The first major attempt to accomplish this was by Julius Caesar. Besides pinching a day from the last month of the year (then February) to make `his' month, July, have 31 days he introduced the Julian calendar. February was further despoiled by Augustus Caesar who also purloined a day so as to make `his' month, August, also have 31 days. As some sort of compensation the leap-day was given to February.

The Julian calendar introduced a year of length 365 days with a leap-year every 4 years. It also moved the start of the year from March 25 to January 1, supposedly the longest day. The adopted length of the year, 365. 25 days, is only slightly different from the actual length, 365. 2422 days, but over the centuries the difference mounts up and by the 16th century had become noticeable. The effect is to move Spring and the date of Easter, which is related to the vernal equinox, closer to the date of Christmas.

The Gregorian reform to the calendar altered the rule for determining if a year should be a leap-year by stating that centenary years should only be leap-years if they were divisible by 400. It also dropped several days from the calendar so that the vernal equinox was brought back to March 21. The mean length of the calendar year is now 365. 2425 days and the error compared with the true value amounts to only 3 days in 10,000 years.

LEAP YEARS

The year is defined as being the interval between two successive passages of the Sun through the vernal equinox. Of course, what is really occurring is that the Earth is going around the Sun but it is easier to understand what is happening by considering the apparent motion of the Sun in the sky.

The vernal equinox is the instant when the Sun is above the Earth's equator while going from the south to the north. It is the time which astronomers take as the definition of the beginning of Spring.The year as defined above is called the tropical year and it is the year length that defines the repetition of the seasons. The length of the tropical year is 365.24219 days.

In 46 BC Julius Caesar established the Julian calendar which was used in the west until 1582. In the Julian calendar each year contained 12 months and there were an average of 365.25 days in a year. This was achieved by having three years containing 365 days and one year containing 366 days. (In fact the leap years were not correctly inserted until 8 AD).

The discrepancy between the actual length of the year, 365.24219 days, and the adopted length, 365.25 days, may not seem important but over hundreds of years the difference becomes obvious. The reason for this is that the seasons, which depend on the date in the tropical year, were getting progressively out of kilter with the calendar date. Pope Gregory XIII, in 1582, instituted the Gregorian calendar, which has been used since then.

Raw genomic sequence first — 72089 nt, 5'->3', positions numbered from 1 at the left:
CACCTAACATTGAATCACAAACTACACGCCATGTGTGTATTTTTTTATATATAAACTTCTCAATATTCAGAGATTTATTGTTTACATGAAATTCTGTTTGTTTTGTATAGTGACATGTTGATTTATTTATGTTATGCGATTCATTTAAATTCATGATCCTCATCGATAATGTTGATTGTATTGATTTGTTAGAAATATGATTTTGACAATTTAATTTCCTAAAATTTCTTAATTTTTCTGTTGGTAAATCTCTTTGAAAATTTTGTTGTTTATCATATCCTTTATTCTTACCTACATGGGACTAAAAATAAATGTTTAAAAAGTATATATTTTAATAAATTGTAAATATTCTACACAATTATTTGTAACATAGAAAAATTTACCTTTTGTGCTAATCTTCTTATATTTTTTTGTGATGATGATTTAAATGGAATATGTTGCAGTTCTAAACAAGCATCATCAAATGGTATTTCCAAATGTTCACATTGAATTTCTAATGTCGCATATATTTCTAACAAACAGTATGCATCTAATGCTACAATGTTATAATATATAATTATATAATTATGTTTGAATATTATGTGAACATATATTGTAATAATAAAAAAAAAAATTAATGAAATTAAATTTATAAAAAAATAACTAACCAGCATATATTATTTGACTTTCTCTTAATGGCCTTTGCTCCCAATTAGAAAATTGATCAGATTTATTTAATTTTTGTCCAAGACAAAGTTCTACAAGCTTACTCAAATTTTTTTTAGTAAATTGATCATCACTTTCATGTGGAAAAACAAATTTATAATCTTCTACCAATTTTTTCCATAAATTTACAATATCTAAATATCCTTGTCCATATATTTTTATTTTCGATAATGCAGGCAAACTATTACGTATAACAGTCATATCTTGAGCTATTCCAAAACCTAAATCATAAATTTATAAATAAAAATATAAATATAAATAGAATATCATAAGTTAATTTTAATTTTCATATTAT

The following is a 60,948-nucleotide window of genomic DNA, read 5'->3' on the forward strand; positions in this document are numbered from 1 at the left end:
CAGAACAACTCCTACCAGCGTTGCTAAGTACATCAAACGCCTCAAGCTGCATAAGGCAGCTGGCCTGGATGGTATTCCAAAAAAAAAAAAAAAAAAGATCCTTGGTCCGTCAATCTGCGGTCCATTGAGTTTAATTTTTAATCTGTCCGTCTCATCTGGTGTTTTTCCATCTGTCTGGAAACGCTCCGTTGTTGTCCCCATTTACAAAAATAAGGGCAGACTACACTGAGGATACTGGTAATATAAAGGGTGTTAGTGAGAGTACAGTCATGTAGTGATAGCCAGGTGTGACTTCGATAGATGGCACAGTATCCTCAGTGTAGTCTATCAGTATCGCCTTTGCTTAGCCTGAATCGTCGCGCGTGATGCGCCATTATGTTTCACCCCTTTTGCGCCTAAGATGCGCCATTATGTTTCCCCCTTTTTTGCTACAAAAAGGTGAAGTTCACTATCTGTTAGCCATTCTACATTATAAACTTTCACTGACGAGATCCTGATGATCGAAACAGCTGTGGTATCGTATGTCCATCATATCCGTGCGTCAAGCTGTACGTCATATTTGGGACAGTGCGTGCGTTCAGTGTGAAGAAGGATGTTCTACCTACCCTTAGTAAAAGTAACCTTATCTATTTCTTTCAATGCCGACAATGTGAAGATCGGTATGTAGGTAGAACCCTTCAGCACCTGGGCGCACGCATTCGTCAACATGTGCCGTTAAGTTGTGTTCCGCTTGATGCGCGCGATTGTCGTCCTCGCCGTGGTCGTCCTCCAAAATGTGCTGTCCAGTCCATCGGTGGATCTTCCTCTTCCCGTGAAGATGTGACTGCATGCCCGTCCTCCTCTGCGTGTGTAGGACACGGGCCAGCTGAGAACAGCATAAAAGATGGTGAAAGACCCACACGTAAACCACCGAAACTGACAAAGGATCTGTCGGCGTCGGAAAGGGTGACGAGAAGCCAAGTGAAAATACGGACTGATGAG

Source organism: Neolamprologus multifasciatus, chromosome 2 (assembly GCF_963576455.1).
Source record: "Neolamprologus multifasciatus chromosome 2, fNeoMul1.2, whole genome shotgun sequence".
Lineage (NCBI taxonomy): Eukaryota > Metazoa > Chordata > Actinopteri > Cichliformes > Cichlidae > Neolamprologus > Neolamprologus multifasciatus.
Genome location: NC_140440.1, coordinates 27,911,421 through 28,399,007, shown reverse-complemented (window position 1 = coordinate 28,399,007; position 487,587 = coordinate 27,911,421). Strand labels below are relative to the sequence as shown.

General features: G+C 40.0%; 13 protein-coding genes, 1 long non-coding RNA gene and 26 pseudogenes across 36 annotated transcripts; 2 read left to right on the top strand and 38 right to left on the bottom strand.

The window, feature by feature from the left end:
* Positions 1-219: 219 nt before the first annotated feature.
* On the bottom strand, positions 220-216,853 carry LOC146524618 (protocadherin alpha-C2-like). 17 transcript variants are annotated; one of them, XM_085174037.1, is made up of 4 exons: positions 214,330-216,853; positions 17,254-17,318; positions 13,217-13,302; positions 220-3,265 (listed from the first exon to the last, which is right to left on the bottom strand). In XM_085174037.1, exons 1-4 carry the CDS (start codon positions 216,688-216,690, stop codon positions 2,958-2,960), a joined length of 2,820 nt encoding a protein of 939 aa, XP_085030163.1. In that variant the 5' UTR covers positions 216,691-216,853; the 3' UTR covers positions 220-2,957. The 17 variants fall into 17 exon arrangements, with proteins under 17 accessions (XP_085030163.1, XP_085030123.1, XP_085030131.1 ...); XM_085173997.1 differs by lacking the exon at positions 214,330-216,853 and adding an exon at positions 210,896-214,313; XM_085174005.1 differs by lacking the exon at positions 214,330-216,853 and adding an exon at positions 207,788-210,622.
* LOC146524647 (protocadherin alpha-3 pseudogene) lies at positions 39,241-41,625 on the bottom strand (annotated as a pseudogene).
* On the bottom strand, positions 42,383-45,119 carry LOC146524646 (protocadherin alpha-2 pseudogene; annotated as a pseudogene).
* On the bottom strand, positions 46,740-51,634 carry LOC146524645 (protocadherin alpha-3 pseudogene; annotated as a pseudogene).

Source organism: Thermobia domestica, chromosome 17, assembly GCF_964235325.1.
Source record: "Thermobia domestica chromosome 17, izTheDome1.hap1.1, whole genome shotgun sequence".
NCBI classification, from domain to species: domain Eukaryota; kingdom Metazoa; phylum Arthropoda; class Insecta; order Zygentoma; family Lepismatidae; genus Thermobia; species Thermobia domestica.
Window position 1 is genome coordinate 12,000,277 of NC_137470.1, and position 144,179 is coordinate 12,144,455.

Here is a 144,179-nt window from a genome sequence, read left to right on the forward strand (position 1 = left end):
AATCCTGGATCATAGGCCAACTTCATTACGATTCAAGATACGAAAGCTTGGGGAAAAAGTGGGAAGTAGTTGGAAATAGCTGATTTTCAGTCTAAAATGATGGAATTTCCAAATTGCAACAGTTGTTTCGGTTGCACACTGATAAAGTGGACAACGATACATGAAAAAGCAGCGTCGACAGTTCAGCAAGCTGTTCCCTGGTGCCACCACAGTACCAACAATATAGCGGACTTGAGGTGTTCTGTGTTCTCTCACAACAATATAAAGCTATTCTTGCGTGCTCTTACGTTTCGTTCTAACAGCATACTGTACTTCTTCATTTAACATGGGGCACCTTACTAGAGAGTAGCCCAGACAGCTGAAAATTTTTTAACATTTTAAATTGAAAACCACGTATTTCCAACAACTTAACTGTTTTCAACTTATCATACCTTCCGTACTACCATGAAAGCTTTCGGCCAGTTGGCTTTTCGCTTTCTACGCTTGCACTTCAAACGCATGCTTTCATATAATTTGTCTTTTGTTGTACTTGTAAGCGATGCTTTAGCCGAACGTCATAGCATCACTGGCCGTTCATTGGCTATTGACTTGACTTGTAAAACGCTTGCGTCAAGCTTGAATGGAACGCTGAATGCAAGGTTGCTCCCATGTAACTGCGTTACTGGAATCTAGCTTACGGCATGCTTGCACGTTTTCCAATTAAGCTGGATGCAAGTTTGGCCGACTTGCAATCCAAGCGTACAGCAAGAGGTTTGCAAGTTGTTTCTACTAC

The change from the Julian calendar to the Gregorian involved the change of the simple rule for leap-years to the more complex one in which century years should only be leap-years if they were divisible by 400. For example, 1700,1800 and 1900 are not leap-years whereas 2000 will be.

The net effect is to make the adopted average length of the year 365.2425 days. The difference between this and the true length will not have a serious effect for many thousands of years. (The error amounts to about 3 days in 10,000 years.)

The adoption of the Gregorian calendar was made in Catholic countries in 1582 with the elimination of 10 days, October the 4th being followed by October 15th. The Gregorian calendar also stipulated that the year should start on January 1. In non-Catholic countries the change was made later; Britain and her colonies made the change in 1752 when September 2nd was followed by September 14 and New Year's Day was changed from March 25 to January 1.

Millennia

A millennium is a period of 1000 years. The question of which year is the first year of the millennium hinges on the date of the first year AD.

Unfortunately the sequence of years going from BC to AD does not include a Year 0. The sequence of years runs 3 BC, 2 BC, 1 BC, 1 AD, 2 AD, 3 AD etc. This means that the first year of the first millennium was 1 AD. The one thousandth year was 1000 AD and the first day of the second millennium was 1001 AD.

It is thus clear that the start of the new millennium will be 1 Jan 2001.

Celebrations.

The year 2000 AD will certainly be celebrated, as is natural for a year with such a round number but, accurately speaking, we will be celebrating the 2000th year or the last year of the millennium, not the start of the new millennium. Whether this will be an excuse for more celebrations in the following year will have to be seen!